A card used to prove who someone is. It can be issued by a government or by a recognized international agency, such as the United Nations.
A person who provides support, advice or help, for a fee or other consideration, to someone who wants to immigrate to Canada. Canada’s immigration law defines representatives and the terms of their services. This person does not work for the Canadian government.
An official document issued by a CIC or Canada Border Services Agency (CBSA) office, Case Processing Centre (CPC) or Canadian visa office outside Canada, such as one of the following:
· Immigrant visa and record of landing (IMM 1000),
· Confirmation of permanent residence (IMM 5292),
· Permanent resident card,
· visitor record,
· work permit,
· study permit or
· temporary resident permit.
A Government of Canada employee who is in charge of deciding who can enter and remain in Canada. They check documents and interview applicants to make sure their applications are accurate.
A non-citizen’s position in a country—for example, permanent resident or visitor.
If a visitor, student or temporary worker applies to extend their status, prior to the expiry of that status, they may legally remain in Canada until a decision is made on the application. In this situation, the person has implied status.
In good standing
Refers to a representative who:
· is licensed and insured,
· is qualified to help you through the legal process, and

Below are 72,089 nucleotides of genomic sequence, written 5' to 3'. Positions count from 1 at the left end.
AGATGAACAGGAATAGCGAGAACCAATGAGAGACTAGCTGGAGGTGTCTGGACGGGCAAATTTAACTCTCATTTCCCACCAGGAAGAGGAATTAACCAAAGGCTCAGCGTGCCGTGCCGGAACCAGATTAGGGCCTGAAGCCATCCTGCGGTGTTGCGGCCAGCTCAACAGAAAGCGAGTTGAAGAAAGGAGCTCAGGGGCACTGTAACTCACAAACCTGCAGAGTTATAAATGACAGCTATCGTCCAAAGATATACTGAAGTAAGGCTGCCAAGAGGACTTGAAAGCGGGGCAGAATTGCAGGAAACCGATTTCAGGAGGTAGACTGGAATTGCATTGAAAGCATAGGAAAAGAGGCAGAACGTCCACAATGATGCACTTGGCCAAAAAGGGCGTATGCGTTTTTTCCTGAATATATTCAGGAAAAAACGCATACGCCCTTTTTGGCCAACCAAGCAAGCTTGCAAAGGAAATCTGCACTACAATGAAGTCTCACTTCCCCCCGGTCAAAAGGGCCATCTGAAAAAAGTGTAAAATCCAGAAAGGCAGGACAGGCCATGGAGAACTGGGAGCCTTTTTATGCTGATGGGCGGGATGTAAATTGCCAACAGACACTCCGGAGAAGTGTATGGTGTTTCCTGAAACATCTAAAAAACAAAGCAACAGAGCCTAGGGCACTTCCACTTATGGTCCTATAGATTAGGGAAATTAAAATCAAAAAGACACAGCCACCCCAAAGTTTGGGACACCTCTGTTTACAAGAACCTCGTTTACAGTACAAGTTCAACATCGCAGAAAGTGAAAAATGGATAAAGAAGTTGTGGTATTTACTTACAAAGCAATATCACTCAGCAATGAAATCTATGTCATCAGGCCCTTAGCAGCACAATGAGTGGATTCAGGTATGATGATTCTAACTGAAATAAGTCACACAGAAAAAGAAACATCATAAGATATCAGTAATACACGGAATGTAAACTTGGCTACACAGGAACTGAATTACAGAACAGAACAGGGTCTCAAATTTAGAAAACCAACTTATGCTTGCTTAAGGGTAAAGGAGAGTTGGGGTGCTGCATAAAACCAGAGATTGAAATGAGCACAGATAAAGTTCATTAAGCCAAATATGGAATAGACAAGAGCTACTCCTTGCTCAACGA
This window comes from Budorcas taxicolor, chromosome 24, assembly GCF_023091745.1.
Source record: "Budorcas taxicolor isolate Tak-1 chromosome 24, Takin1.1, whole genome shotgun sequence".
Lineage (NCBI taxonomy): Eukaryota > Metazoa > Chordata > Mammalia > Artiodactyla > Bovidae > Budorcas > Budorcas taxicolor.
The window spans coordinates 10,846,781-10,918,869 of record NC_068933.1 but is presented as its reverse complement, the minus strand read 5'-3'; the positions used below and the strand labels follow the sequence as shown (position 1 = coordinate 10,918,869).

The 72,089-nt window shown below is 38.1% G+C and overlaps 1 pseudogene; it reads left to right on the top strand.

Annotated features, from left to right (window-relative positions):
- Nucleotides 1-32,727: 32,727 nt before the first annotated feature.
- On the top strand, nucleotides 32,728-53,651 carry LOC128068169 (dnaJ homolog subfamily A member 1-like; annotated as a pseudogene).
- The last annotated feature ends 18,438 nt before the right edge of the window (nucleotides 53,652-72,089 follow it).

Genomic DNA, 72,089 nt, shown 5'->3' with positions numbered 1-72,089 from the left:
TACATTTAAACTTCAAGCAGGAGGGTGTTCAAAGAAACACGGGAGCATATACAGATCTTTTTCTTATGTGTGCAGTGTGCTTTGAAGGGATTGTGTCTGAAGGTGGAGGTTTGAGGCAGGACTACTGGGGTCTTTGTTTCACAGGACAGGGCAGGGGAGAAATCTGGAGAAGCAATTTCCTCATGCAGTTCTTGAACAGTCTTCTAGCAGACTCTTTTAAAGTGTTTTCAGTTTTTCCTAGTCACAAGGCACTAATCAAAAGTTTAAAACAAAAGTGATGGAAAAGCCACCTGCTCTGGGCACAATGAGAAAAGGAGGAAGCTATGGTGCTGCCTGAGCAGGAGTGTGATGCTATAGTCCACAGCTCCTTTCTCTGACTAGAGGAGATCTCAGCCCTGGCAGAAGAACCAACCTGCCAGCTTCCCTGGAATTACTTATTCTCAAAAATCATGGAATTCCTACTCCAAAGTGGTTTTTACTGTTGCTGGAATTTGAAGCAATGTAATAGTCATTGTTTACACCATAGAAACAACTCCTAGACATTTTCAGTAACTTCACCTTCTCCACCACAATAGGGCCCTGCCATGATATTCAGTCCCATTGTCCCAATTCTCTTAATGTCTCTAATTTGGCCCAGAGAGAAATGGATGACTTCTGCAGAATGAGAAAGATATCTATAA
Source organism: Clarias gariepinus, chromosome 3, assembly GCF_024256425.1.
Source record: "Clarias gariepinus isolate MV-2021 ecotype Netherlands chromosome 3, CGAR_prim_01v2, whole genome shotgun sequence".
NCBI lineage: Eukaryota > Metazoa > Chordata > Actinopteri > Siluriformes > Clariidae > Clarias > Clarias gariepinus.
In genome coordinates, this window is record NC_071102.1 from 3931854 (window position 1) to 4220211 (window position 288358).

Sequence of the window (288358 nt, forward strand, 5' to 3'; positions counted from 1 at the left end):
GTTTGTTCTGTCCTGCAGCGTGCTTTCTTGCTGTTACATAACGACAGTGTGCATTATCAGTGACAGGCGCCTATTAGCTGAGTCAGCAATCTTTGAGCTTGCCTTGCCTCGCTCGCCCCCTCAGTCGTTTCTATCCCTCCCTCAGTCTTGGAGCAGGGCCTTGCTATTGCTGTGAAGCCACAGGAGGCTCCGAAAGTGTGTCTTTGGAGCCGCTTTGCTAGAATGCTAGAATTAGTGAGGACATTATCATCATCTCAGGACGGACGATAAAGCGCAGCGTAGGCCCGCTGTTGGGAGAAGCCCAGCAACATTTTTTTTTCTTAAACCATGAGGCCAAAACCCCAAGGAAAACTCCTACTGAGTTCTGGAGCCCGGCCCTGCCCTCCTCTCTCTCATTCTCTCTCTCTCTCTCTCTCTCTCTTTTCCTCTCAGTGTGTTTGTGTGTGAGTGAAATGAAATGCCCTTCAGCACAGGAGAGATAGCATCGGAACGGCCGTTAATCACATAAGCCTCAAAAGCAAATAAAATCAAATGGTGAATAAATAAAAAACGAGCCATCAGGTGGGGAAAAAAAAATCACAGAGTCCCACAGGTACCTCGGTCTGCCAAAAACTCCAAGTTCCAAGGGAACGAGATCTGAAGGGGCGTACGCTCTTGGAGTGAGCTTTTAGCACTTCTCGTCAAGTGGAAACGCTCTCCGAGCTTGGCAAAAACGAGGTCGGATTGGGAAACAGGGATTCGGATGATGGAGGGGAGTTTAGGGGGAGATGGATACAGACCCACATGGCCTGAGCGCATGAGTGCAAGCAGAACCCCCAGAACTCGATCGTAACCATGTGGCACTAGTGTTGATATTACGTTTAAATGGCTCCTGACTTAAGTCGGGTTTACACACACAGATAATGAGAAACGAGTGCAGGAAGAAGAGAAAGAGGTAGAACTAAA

· meets the standards of learning, competence and professional conduct.
When an application that has been sent to CIC has been opened, checked for completeness, and an employee has begun to process it (enter into the computer system, etc.).
When a person is not allowed to enter or stay in Canada. Reasons can include security concerns, criminal offences, human rights violations, health or financial reasons, and failure to comply with Canada’s immigration laws.
Instruction guides are documents that provide:
· information a person must know about an application before sending it to CIC and
· help with filling out forms and required supporting documents.
These guides are posted on the CIC website.
A legal adoption of a child residing in another country that complies with the laws of both the sending and receiving countries.
International Experience Canada (IEC)
A youth exchange program allowing Canadians, 18 to 35, to live and work in other countries, generally for up to one year at a time. The reciprocity of the program allows for youth from these same countries to live and work in Canada for up to one year.
International medical graduate
A person who has graduated from a medical school not accredited in Canada (by the Committee on Accreditation of Canadian Medical Schools) or in the U.S. (by the Liaison Committee on Medical Education). This term includes graduates of a U.S. school of osteopathic medicine accredited by the American Osteopathic Association.
Supervised work or school-related training that may be either paid or unpaid. Internship positions can be found with some businesses, government departments and non-profit organizations. Internships can help newcomers gain Canadian work experience.
A qualified employee who is transferred within a company to work in Canada on a temporary basis.
A term used to describe an immigrant admitted to Canada who:
· has business experience
· has a legally obtained net worth of at least C$1,600,000, and
· has made an investment of C$800,000